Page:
Pre-exposure prophylaxis (PrEP) has been shown to be effective at reducing HIV incidence.1 Microbicides deliver an antiviral compound inside the vagina or rectum to intervene at the site of transmission, and the CAPRISA 004 trial was the first to show that 1% tenofovir (TFV) microbicide gel was effective in reducing HIV acquisition in heterosexually active women.1 CAPRISA 004 found that women who used the gel were 39% less likely to become infected, although high adherence was likely required for this approach to be effective.1 As TFV raised the barrier to infection, it is important to determine whether this affected the characteristics of viruses which overcame this barrier.
Although mutations which confer resistance to TFV have been reported in oral TFV PrEP regimens,2 none were identified in the CAPRISA 004 trial1 suggesting that the TFV gel does not confer a prolonged selective pressure on the virus and is not disadvantageous for postinfection therapy. Despite the gel acting as a barrier at point of first exposure to HIV during infection, no difference in the number of transmitted variants was observed between viruses infecting the TFV and placebo recipients.3 Similarly, gag-protease replication capacity was the same between the 2 arms of the study.4 However, immunological differences were identified, with individuals in the TFV group having a higher postinfection CD4+ T-cell responses,5 and slower antibody avidity maturation,6 compared with those from the placebo. Moreover, TFV recipients had significantly higher viral loads than placebo recipients at 12 months post infection, although CD4 counts were similar between study groups.7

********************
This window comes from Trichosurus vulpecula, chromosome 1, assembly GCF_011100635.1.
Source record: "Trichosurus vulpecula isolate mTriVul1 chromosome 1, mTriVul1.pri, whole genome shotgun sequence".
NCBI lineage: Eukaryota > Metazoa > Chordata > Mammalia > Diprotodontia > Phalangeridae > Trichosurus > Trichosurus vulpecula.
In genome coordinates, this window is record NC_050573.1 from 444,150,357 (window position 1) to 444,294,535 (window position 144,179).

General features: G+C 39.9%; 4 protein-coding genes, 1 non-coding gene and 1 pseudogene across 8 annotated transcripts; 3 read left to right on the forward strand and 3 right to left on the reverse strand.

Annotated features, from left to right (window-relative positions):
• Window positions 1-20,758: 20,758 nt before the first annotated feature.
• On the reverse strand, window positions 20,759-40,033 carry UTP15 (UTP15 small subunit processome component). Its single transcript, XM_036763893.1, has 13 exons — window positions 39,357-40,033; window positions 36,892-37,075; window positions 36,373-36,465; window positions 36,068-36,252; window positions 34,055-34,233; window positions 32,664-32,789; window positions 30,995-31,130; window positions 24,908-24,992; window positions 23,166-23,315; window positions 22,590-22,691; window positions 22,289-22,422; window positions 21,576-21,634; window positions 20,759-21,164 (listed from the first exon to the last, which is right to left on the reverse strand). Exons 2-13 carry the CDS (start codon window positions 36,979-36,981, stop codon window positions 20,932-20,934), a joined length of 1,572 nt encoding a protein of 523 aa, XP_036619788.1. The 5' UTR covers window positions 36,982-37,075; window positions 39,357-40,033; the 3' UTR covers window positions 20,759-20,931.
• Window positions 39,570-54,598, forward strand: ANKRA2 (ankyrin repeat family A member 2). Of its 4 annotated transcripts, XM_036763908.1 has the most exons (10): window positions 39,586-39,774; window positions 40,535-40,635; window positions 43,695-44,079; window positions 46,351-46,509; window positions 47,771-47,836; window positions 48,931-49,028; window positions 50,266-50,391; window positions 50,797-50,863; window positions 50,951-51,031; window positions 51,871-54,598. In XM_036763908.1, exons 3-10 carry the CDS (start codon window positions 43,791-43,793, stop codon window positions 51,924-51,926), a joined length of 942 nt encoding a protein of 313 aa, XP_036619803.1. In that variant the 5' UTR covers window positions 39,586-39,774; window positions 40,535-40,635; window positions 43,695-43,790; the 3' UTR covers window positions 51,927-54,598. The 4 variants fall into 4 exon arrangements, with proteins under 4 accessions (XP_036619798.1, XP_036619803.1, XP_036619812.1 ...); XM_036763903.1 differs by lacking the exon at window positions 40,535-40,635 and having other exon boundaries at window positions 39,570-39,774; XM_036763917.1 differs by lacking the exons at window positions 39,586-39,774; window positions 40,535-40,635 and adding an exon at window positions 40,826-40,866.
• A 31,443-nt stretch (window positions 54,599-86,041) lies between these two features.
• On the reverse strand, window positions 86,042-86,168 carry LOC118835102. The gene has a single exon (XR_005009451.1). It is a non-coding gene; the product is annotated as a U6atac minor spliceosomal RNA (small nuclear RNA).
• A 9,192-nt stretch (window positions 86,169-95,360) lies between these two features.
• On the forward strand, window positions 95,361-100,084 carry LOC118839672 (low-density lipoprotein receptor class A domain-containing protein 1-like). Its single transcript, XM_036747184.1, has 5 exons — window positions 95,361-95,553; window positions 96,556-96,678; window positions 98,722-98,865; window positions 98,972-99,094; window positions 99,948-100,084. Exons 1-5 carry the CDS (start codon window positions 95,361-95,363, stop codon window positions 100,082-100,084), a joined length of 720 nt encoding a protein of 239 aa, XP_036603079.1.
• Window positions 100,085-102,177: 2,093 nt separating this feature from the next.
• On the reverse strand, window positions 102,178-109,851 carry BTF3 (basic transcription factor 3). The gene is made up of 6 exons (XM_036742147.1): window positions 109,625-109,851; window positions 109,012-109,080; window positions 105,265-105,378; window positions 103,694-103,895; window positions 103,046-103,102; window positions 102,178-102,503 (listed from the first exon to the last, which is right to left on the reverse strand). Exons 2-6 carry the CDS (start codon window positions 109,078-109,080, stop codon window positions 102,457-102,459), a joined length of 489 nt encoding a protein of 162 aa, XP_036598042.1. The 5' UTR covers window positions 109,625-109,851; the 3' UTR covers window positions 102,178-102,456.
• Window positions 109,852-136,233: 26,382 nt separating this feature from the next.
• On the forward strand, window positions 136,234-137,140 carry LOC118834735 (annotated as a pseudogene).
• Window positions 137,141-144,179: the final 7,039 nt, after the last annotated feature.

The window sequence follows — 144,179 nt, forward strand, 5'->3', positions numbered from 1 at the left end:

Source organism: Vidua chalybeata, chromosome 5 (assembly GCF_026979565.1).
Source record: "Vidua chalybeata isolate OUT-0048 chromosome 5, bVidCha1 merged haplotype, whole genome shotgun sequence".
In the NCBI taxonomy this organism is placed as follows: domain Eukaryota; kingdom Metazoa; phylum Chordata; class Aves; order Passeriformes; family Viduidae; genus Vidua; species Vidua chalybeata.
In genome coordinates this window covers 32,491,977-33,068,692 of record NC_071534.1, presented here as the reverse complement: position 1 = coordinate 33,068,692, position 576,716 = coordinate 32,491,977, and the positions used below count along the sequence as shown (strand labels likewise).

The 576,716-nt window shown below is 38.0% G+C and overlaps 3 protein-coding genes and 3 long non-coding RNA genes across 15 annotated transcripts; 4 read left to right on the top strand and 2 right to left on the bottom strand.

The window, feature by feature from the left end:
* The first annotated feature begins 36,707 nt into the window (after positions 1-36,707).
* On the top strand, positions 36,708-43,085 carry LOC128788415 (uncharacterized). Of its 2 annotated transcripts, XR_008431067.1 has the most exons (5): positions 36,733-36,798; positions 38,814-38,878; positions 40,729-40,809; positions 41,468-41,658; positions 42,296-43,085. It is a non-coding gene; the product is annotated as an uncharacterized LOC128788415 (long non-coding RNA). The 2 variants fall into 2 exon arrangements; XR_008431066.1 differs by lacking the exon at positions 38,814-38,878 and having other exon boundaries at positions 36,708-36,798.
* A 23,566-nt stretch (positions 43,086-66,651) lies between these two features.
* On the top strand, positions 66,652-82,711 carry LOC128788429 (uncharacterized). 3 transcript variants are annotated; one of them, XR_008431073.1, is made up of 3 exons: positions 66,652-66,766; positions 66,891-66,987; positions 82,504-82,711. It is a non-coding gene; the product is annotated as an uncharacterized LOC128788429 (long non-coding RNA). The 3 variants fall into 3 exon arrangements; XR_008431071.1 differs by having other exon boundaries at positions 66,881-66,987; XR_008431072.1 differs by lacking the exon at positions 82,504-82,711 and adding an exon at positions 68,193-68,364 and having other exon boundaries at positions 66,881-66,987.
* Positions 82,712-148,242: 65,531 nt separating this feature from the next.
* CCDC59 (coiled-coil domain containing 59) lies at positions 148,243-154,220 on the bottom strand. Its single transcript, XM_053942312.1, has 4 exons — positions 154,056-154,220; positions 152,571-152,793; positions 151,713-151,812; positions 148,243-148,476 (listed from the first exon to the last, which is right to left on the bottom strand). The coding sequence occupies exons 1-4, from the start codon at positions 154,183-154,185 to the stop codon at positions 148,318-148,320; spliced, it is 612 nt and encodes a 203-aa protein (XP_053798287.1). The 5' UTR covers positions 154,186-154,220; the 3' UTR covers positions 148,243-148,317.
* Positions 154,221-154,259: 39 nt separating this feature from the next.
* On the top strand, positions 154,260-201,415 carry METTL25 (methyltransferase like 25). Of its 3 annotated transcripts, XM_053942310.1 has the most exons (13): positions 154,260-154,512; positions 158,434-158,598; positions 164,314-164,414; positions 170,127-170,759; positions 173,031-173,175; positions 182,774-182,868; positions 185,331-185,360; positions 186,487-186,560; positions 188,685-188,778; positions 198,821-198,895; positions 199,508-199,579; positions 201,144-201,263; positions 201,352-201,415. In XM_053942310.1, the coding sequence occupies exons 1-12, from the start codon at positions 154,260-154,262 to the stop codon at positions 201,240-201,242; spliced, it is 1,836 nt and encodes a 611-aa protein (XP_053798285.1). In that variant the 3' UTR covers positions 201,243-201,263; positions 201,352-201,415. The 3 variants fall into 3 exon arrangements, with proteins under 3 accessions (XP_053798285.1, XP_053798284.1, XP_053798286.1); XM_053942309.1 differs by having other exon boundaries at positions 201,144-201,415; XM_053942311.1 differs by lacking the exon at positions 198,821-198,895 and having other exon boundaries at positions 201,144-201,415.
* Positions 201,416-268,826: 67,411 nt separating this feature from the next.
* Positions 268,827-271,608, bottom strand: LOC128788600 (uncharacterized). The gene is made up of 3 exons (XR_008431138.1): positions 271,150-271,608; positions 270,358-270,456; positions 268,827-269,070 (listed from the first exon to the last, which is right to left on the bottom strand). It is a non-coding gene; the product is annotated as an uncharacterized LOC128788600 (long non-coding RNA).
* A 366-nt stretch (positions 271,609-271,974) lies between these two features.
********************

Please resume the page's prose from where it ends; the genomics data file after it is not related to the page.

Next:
Recent evidence suggests that the transmission bottleneck favors viruses with higher transmission fitness.8 Measures of sequence conservation have been used as surrogates of transmission fitness, including distance from consensus and a transmission index.8,9 Theoretically, such transmission selection bias will increase when per-exposure infection risk decreases. This effect has been observed when comparing men to women, and healthy men to men with genital ulcers or inflammation, in the context of heterosexual transmission,8 and between heterosexual men and men who have sex with men.9 A key parameter that correlates with transmission fitness is the similarity of the sequence to circulating viruses in the population. Viruses that are closer to the consensus sequence may have a transmission advantage as illustrated by the findings in transmission pairs that have shown that viruses closer to the ancestor in the donor are preferentially transmitted, and there is selective transmission of viruses closer to the subtype consensus sequence.10,11 This feature has also been linked to viral load and posttransmission reversion rates,8 within-host fitness,12 and in vitro replicative capacity,13 suggesting that founder viruses with high transmission potential are likely to be linked with higher viral load post transmission, though host-specific immune responses that target common variants will weaken this signal.14,15